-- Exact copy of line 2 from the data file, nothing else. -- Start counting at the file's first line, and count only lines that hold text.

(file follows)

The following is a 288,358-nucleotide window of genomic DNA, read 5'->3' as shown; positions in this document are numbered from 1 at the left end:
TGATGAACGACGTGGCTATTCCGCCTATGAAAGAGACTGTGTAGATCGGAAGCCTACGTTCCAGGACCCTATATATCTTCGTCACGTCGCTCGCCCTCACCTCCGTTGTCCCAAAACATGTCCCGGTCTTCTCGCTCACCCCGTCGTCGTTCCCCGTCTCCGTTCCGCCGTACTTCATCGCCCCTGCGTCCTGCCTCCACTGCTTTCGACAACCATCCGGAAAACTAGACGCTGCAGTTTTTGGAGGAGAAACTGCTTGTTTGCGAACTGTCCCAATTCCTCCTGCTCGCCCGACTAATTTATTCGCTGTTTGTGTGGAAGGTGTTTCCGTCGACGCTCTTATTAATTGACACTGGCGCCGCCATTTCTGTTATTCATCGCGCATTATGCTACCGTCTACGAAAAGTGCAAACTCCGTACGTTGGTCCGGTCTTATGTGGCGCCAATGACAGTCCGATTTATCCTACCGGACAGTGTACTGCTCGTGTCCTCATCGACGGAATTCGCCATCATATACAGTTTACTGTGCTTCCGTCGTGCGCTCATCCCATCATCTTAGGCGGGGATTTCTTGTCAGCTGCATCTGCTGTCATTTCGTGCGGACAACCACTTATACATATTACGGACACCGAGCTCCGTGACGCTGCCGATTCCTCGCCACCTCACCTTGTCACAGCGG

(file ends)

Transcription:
TGATGAACGACGTGGCTATTCCGCCTATGAAAGAGACTGTGTAGATCGGAAGCCTACGTTCCAGGACCCTATATATCTTCGTCACGTCGCTCGCCCTCACCTCCGTTGTCCCAAAACATGTCCCGGTCTTCTCGCTCACCCCGTCGTCGTTCCCCGTCTCCGTTCCGCCGTACTTCATCGCCCCTGCGTCCTGCCTCCACTGCTTTCGACAACCATCCGGAAAACTAGACGCTGCAGTTTTTGGAGGAGAAACTGCTTGTTTGCGAACTGTCCCAATTCCTCCTGCTCGCCCGACTAATTTATTCGCTGTTTGTGTGGAAGGTGTTTCCGTCGACGCTCTTATTAATTGACACTGGCGCCGCCATTTCTGTTATTCATCGCGCATTATGCTACCGTCTACGAAAAGTGCAAACTCCGTACGTTGGTCCGGTCTTATGTGGCGCCAATGACAGTCCGATTTATCCTACCGGACAGTGTACTGCTCGTGTCCTCATCGACGGAATTCGCCATCATATACAGTTTACTGTGCTTCCGTCGTGCGCTCATCCCATCATCTTAGGCGGGGATTTCTTGTCAGCTGCATCTGCTGTCATTTCGTGCGGACAACCACTTATACATATTACGGACACCGAGCTCCGTGACGCTGCCGATTCCTCGCCACCTCACCTTGTCACAGCGG